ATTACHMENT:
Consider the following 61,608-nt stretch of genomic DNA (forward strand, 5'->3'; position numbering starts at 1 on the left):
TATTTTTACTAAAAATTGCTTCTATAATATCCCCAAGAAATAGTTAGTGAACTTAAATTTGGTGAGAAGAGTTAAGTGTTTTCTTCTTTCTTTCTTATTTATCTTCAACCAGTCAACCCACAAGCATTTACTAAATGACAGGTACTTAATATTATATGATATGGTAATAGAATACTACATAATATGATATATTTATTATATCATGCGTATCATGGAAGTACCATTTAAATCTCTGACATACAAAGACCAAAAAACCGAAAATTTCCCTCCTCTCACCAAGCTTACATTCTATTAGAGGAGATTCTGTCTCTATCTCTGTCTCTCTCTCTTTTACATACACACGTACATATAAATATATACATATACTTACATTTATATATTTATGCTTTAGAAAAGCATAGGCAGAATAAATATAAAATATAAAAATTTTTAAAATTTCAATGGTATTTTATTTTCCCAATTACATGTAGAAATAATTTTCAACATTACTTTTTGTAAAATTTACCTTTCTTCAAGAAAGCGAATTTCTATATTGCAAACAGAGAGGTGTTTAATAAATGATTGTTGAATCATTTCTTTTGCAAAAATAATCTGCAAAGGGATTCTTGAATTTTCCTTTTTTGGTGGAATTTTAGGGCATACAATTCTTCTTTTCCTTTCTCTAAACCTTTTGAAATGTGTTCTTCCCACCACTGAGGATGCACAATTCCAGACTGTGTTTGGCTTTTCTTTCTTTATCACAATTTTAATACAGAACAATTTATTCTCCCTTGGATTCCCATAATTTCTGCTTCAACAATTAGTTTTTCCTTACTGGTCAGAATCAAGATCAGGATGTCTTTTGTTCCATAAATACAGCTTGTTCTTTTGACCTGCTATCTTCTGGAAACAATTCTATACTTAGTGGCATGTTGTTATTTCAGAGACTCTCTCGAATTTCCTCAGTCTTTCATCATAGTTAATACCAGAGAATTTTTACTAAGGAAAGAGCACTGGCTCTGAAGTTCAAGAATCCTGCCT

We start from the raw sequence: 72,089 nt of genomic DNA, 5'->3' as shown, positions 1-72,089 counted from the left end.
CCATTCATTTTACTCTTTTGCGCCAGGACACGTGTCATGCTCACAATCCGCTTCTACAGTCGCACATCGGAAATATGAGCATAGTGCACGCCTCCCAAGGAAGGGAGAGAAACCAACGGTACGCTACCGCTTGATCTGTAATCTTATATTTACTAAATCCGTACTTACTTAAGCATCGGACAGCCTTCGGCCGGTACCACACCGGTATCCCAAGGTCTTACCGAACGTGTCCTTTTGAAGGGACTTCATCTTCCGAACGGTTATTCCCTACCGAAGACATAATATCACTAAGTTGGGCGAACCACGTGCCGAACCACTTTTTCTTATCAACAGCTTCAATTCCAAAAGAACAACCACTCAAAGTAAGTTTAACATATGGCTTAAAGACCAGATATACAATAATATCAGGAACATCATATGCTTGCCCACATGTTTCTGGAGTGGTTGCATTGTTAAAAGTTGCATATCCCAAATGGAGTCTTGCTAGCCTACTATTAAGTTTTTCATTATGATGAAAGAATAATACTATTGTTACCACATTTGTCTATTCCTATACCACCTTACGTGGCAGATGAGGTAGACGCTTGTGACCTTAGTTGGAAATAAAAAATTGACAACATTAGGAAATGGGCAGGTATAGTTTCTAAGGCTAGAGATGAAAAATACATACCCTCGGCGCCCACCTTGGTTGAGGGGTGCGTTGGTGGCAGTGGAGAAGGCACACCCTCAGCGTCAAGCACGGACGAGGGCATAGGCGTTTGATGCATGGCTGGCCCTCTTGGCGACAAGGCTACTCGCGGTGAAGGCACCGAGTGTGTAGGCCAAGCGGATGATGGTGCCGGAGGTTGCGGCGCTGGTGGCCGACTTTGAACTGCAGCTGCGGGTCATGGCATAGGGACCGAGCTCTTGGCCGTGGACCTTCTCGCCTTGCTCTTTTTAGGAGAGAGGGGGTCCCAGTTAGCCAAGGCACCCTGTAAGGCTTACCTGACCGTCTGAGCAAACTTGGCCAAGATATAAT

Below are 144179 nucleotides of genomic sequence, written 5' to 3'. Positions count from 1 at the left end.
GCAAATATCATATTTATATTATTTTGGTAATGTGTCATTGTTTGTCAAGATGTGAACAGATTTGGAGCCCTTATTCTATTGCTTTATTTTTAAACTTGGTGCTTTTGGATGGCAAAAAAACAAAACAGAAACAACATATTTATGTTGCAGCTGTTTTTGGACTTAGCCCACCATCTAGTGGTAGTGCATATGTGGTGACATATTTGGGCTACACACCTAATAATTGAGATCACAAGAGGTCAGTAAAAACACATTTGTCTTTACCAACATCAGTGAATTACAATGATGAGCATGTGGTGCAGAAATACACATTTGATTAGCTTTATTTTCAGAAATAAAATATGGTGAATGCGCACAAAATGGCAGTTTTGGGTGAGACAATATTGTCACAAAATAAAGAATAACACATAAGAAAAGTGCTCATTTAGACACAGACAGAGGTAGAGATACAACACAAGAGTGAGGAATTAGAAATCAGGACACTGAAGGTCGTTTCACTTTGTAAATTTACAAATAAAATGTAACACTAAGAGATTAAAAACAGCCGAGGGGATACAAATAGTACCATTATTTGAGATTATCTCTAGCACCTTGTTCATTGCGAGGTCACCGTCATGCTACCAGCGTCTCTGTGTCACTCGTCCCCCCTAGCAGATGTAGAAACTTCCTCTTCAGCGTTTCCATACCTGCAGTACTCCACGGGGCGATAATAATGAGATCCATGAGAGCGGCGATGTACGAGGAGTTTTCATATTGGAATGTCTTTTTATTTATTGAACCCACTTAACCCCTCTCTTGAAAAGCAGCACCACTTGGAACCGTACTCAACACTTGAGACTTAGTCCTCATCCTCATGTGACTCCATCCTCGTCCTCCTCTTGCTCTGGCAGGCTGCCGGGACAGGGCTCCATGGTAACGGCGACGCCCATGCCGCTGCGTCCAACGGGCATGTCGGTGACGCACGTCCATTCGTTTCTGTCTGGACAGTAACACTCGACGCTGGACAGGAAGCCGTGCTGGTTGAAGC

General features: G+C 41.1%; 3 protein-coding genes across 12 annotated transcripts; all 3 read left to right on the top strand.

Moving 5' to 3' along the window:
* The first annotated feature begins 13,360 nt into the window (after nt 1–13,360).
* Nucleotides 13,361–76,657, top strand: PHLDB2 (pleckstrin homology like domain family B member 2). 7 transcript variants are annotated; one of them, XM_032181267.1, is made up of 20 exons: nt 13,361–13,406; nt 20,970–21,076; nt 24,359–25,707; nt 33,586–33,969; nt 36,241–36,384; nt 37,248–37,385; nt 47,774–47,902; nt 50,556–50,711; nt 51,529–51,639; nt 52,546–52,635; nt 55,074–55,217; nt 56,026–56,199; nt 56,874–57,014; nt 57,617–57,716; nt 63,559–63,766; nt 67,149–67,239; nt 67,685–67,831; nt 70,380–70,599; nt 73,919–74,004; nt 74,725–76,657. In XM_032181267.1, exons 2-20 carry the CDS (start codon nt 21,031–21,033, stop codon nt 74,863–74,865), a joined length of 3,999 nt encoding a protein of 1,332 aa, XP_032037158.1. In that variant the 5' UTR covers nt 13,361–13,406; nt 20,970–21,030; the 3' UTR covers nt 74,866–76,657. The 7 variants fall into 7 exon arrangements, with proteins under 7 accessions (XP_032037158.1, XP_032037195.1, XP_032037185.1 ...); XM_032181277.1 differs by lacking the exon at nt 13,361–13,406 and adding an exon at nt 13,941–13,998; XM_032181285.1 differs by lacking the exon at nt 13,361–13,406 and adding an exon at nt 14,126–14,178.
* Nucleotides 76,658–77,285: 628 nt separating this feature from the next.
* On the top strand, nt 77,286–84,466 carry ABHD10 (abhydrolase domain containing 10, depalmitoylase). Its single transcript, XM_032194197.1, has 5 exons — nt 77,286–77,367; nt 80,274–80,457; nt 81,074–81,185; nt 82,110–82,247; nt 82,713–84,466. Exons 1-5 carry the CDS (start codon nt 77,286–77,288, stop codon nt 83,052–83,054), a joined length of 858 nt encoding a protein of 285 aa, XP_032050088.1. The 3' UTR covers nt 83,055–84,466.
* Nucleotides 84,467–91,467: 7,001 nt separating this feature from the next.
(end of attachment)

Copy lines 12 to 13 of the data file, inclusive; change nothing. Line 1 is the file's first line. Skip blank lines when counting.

* On the top strand, nt 77,286–84,466 carry ABHD10 (abhydrolase domain containing 10, depalmitoylase). Its single transcript, XM_032194197.1, has 5 exons — nt 77,286–77,367; nt 80,274–80,457; nt 81,074–81,185; nt 82,110–82,247; nt 82,713–84,466. Exons 1-5 carry the CDS (start codon nt 77,286–77,288, stop codon nt 83,052–83,054), a joined length of 858 nt encoding a protein of 285 aa, XP_032050088.1. The 3' UTR covers nt 83,055–84,466.
* Nucleotides 84,467–91,467: 7,001 nt separating this feature from the next.